We recently concluded the second of our new CompNewsNetwork Pulse Polls, querying our industry on their views of the rights of undocumented workers’ who are injured on the job. This unscientific survey provided some interesting insight on how respondents feel about the issue.

As this site reported Friday, when asked, “Should injured workers’ who are found to be working on false documents be denied workers’ compensation benefits?”, 35.4% of people who participated said, yes, benefits should be denied. A majority, 64.6% indicated that some or all benefits should be provided in spite of their legal status regarding immigration. 38.9% thought all benefits should be provided, while 25.7% indicated that only medical benefits should be due.

Personally, as someone who believes that we have an ethical obligation to provide care for anyone injured on the job, I was pleased to see that the majority of respondents felt as they did. There certainly can be an effective argument for withholding indemnity payments, since they were not legally supposed to be earning wages in this country, but to try and withhold medical care simply is not right from a humanitarian perspective. After all, an employer still received the benefit of their labor, and premiums were paid to protect them (assuming legitimate payroll practices were followed).

When asked, “Should injured workers found to be using false documentation for the purpose of gaining employment be reported to the government and deported?”, there was a pretty strong majority response. 75.2% said “yes”, while 22.1% believed that they should not. A small percentage were not sure. And to the question, “If an injured worker has already been deported, should benefits continue to be provided?”, 57.5% answered “No”, while 22.1% thought all benefits should continue. Another 17.7% believed that only medical benefits should continue in that scenario. 

This last question really presented, in my opinion, some interesting results. A decent majority indicated they supported benefits for illegals, but they also supported terminating benefits if they are deported; an action they also supported. Looking at just the people who indicated they believed benefits (Medical only or both) should be provided, 63% supported deportation, and 35% indicated that those benefits should be terminated if deportation occurs. That means that a substantive group of survey responders think that benefits should be provided, unless, of course, the deportation they support occurs, wherein none would then be due.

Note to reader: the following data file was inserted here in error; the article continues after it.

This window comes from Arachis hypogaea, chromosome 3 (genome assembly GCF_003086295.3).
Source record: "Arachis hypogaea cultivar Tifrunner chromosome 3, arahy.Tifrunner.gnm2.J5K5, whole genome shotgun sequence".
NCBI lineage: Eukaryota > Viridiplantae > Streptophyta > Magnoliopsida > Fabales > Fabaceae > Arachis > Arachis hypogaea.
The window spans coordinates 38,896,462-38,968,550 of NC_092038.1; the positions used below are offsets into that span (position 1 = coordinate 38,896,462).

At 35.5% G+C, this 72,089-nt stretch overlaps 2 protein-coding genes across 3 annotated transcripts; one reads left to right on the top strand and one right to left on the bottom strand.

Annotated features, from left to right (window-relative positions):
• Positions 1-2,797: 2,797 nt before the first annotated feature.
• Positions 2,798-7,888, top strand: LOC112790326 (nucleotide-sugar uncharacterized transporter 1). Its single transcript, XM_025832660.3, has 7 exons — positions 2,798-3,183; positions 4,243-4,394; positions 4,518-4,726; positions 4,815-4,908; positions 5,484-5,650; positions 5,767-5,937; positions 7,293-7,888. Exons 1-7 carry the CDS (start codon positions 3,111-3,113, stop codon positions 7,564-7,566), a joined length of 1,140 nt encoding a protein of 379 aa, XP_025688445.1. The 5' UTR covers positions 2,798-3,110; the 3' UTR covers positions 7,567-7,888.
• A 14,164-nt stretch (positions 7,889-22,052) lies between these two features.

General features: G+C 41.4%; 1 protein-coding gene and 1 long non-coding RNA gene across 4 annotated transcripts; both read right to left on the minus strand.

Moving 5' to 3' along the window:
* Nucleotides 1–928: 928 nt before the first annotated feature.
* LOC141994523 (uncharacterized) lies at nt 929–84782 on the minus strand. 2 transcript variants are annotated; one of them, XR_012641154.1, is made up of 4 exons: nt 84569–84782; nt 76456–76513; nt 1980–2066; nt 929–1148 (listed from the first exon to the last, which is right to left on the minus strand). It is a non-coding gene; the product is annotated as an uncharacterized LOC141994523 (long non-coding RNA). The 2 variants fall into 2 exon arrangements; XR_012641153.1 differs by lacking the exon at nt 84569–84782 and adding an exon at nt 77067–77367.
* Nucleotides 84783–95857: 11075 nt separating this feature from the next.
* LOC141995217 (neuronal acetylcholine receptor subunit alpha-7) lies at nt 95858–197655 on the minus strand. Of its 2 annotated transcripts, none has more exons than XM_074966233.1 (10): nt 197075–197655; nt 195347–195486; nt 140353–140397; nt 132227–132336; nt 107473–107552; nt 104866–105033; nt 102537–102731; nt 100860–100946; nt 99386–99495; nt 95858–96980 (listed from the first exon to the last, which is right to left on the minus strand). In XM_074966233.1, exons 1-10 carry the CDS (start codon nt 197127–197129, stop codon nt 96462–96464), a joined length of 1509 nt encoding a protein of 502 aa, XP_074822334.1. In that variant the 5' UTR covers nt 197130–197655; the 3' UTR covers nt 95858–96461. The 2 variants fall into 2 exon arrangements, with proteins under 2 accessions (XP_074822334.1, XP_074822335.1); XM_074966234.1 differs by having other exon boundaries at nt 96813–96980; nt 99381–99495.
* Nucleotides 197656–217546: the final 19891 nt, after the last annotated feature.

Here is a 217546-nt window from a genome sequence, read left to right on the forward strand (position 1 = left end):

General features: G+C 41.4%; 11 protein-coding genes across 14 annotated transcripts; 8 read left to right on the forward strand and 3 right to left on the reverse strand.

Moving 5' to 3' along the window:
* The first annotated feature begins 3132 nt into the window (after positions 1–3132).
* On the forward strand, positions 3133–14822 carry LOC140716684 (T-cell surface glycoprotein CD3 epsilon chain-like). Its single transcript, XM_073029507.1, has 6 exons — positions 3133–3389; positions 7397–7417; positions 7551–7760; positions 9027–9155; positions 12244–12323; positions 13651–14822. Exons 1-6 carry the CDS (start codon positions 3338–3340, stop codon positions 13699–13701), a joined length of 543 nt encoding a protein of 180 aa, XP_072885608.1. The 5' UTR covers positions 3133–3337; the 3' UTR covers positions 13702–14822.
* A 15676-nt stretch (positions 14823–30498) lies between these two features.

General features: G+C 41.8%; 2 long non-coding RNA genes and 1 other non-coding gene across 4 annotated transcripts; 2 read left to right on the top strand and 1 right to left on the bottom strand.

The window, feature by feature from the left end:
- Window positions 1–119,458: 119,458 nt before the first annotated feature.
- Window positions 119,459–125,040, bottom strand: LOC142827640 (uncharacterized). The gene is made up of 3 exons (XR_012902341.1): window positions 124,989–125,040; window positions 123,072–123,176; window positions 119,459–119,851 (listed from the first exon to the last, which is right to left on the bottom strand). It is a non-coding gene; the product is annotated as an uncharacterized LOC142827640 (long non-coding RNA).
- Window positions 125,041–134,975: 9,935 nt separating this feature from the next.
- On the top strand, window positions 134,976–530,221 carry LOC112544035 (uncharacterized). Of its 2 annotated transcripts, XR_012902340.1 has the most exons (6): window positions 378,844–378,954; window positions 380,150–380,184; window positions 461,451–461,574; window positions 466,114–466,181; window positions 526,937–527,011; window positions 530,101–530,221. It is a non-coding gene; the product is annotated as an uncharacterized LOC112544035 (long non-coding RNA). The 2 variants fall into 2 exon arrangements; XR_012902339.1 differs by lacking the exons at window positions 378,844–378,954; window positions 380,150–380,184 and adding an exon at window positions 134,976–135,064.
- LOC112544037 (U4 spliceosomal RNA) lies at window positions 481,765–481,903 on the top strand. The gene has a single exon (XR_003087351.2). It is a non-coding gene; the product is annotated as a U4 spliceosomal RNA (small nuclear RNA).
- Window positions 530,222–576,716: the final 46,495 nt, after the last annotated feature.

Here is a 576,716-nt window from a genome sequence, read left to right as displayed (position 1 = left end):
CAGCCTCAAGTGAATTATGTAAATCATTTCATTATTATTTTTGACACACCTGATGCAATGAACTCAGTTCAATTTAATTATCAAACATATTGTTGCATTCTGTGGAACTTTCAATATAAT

Interesting. In other words, have a nice day, but don’t have it here.

Looking solely at people who supported deportation, support for any benefit provision predictably dropped slightly. In that group, almost half, 45.9% did not believe any benefits should be due these workers. I also found it interesting that those who opposed deportation for the injured undocumented worker were more consistent in their support of full benefit provision. 84% of those folks supported full benefit provision. 56% supported continuation of full benefits after deportation, and 12% supported medical only in that scenario. Just 28% called for benefit cessation after deportation.

So, the bottom line appears to be that the majority of the industry (based on this unscientific sampling) would support the provision of medical benefits for injured undocumented workers, but fundamentally believe they should not remain in the country. Furthermore, the findings indicate fairly wide support for the cessation of our obligations at the border.

In the end, it would probably be easier for all if we could just fix the dysfunctional mess that we call immigration policy in the first place. That is something that most of us could probably agree on.


Do you think there should be minimum workers’ compensation standards for all states? Tell us here in our newest Pulse Poll.

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